Page Type Page Type: Mountain/Rock
Location Lat/Lon: 35.77160°N / 118.0008°W
Activities Activities: Hiking, Scrambling
Seasons Season: Spring, Summer, Fall, Winter
Additional Information Elevation: 7841 ft / 2390 m
Sign the Climber's Log


Located along the Sierra Crest in the Owens Peak Wilderness, a couple of miles north of the wilderness' namesake peak, Spanish Needle is one of the more interesting scrambles to be found in the Southern Sierra. The peak is quite prominent when viewed from Highway 395, as well as from a number of the peaks around the Chimney Peak Recreation area. It is easily recognised by its distinctive twin summits, which are separated by a broad saddle. The rounded, northern summit is the highpoint. (There is still a third, lower summit even further to the north, as shown in this picture, but this is less prominent from most vantage points. Like the true summit, this lower, northernmost summit is class 3).

Although located only a short distance from the Pacific Crest Trail (PCT), the peak is climbed infrequently, receiving only a couple of visits a year. Part of the reason may lie in the intimidating appearance of the climbing. By its easiest route, the north ridge, the peak is an exposed third class scramble. Besides being a fine climb, the peak has excellent views of the surrounding Chimney Peak area, nearby Owens Peak and Olancha Peak, as well as expansive views over Owens Valley towards Telescope Peak in the distance.

Spanish Needle is unnamed on USGS maps, and is identified only as Peak 7841 on the 7.5'. However, a creek flowing to the west from the vicinity of the peak is named on the maps as Spanish Needle Creek. Given the peak's rounded summit hump, the origin of the informal name is a bit of a mystery.

Getting There

Spanish Needle is typically climbed from the PCT, from the saddle 0.6 mi north of the summit. This saddle can be reached most easily out of Lamont Meadow. Two main options exist. From the south end of the meadow, an old 4WD road and use trail meets the PCT a short way to the west of the saddle; this is the most direct route (a little over 10 miles round trip, and roughly 2,500 feet elevation gain). Alternatively, a slightly longer route from the north end of the meadow follows the PCT around past Lamont Point to the saddle (roughly 14-15 miles round trip). Lamont Meadow is located along Canebrake Road in the Chimney Peak Recreation Area. Canebrake Road is reached off Highway 178, a couple of miles east of Canebrake and a few miles west of Walker Pass. The road is graded dirt, and should be passable to all passenger cars. Because of the low elevation and generally arid climate, the road is open year-round.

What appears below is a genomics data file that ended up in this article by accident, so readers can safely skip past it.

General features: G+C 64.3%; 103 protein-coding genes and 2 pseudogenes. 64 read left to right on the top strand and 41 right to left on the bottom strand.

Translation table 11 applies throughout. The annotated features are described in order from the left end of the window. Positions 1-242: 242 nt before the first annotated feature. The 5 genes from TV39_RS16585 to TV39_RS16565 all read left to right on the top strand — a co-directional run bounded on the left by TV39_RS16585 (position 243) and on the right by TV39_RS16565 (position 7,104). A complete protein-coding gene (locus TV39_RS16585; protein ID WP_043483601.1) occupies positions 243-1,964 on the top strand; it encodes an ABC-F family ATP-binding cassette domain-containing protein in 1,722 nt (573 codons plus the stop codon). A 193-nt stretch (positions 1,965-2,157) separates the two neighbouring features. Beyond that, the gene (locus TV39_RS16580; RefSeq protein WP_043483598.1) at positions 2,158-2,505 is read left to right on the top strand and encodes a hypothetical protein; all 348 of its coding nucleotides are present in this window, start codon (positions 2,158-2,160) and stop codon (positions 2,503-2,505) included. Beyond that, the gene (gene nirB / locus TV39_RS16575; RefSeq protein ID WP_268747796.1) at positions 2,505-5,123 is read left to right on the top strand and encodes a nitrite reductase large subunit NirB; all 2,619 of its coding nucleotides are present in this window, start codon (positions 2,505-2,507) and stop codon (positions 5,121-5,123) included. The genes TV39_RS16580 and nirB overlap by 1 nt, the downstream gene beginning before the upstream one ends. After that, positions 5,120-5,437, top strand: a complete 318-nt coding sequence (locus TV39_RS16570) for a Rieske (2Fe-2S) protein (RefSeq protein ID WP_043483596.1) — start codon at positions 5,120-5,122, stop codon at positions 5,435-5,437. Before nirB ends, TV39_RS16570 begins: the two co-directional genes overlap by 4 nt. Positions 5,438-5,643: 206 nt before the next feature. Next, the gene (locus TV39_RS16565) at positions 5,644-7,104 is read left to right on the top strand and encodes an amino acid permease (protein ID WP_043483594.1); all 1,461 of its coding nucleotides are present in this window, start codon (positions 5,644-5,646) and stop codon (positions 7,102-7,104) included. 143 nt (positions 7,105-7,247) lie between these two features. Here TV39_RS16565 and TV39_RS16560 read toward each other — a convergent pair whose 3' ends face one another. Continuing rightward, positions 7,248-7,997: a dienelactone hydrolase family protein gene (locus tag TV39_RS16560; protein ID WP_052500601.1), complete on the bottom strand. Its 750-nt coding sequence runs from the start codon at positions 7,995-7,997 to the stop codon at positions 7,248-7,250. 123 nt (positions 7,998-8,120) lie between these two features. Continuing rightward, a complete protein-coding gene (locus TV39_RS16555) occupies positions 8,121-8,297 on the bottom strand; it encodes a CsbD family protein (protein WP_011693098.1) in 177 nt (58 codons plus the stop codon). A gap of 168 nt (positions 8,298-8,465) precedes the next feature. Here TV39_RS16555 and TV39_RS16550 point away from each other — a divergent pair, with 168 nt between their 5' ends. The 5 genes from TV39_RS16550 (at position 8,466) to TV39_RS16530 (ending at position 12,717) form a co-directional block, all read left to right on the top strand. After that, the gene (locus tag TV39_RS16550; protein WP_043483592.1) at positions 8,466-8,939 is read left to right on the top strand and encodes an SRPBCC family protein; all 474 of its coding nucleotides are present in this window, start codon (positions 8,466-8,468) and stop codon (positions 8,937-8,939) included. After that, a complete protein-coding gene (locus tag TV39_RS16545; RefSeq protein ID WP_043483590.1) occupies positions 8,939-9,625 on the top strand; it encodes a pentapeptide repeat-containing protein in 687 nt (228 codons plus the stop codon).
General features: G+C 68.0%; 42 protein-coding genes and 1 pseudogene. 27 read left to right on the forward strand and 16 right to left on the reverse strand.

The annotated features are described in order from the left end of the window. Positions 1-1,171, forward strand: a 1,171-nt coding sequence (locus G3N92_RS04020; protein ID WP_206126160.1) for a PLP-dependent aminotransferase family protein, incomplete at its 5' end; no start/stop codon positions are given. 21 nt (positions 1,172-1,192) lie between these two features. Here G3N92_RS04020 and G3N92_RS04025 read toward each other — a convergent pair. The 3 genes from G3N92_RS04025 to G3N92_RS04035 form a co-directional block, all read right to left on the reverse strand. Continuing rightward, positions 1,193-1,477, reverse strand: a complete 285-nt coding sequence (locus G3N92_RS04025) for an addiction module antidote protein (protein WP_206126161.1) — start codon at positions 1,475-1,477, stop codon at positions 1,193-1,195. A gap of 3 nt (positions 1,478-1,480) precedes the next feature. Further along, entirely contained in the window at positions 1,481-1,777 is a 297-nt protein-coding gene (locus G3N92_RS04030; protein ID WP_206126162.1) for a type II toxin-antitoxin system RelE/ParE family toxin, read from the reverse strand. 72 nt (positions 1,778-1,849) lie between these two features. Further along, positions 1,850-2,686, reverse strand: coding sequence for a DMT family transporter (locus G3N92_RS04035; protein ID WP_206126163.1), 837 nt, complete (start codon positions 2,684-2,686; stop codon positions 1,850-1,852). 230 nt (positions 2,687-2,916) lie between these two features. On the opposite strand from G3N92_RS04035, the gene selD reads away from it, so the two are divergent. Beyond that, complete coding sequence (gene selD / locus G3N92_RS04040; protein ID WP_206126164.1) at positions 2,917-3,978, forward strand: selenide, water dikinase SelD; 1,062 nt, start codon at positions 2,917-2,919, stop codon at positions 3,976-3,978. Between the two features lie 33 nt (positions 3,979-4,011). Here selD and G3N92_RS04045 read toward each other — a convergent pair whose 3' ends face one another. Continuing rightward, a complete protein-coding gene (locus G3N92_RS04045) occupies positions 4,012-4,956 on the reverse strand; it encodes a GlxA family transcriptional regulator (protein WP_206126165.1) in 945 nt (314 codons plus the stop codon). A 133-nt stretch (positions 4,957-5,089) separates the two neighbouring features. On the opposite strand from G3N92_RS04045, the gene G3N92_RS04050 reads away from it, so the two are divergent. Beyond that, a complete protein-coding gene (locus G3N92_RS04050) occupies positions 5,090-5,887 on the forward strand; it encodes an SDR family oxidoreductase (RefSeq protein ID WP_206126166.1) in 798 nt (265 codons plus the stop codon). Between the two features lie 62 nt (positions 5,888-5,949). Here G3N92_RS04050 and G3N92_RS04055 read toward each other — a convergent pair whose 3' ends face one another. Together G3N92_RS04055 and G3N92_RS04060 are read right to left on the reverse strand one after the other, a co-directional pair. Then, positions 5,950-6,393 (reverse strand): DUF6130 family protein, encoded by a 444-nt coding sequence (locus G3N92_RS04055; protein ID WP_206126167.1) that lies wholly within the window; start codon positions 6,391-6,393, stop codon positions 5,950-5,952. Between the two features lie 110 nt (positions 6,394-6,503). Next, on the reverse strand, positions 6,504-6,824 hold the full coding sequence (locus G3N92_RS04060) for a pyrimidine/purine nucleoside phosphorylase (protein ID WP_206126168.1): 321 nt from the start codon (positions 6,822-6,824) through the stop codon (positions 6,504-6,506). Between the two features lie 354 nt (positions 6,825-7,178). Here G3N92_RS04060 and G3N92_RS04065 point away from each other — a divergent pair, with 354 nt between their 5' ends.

An alternative approach to the peak is found on the east side, via Rodecker Flat. From Highway 395, roughly seven miles north of Indian Wells, follow unsigned Sand Canyon Road to the road's end. (The turnoff for Sand Canyon is located immediately opposite Brown Road). Hike along the old road up to Rodecker Flat, and from there along a use trail to the base of the peak. Round trip stats for this approach are roughly 10 miles round trip, and 4,500 feet elevation gain.

Red Tape

Very little. The usual wilderness common sense applies. This is Bureau of Land Management (BLM) land, so permits are not required.

When To Climb

Because of its low elevation and the generally hot, arid climate of the area, Spanish Needle is best avoided during the summer months. The peak has been climbed during the winter, but snow and ice can make the crux moves on the summit block tricky at best, dangerous at worst, so ascents are typically made during fall (October/November) or spring (April/May).


Camping is found around Lamont Meadow at the Chimney Creek campground, as well as along Highway 178 at Walker Pass campground. Approaches from the east may utilise campsites at Rodecker Flat (no water).

Given its proximity to the trailhead, Spanish Needle is easily dayhiked, so a better option may be to "camp" instead at nearby Ridgecrest. The town features cheap lodging, abundant fast food, and even a Starbucks.

Mountain Conditions

The NWS Forecast is the most reliable source of weather information for the Sierra.

External Links



Children refers to the set of objects that logically fall under a given object. For example, the Aconcagua mountain page is a child of the 'Aconcagua Group' and the 'Seven Summits.' The Aconcagua mountain itself has many routes, photos, and trip reports as children.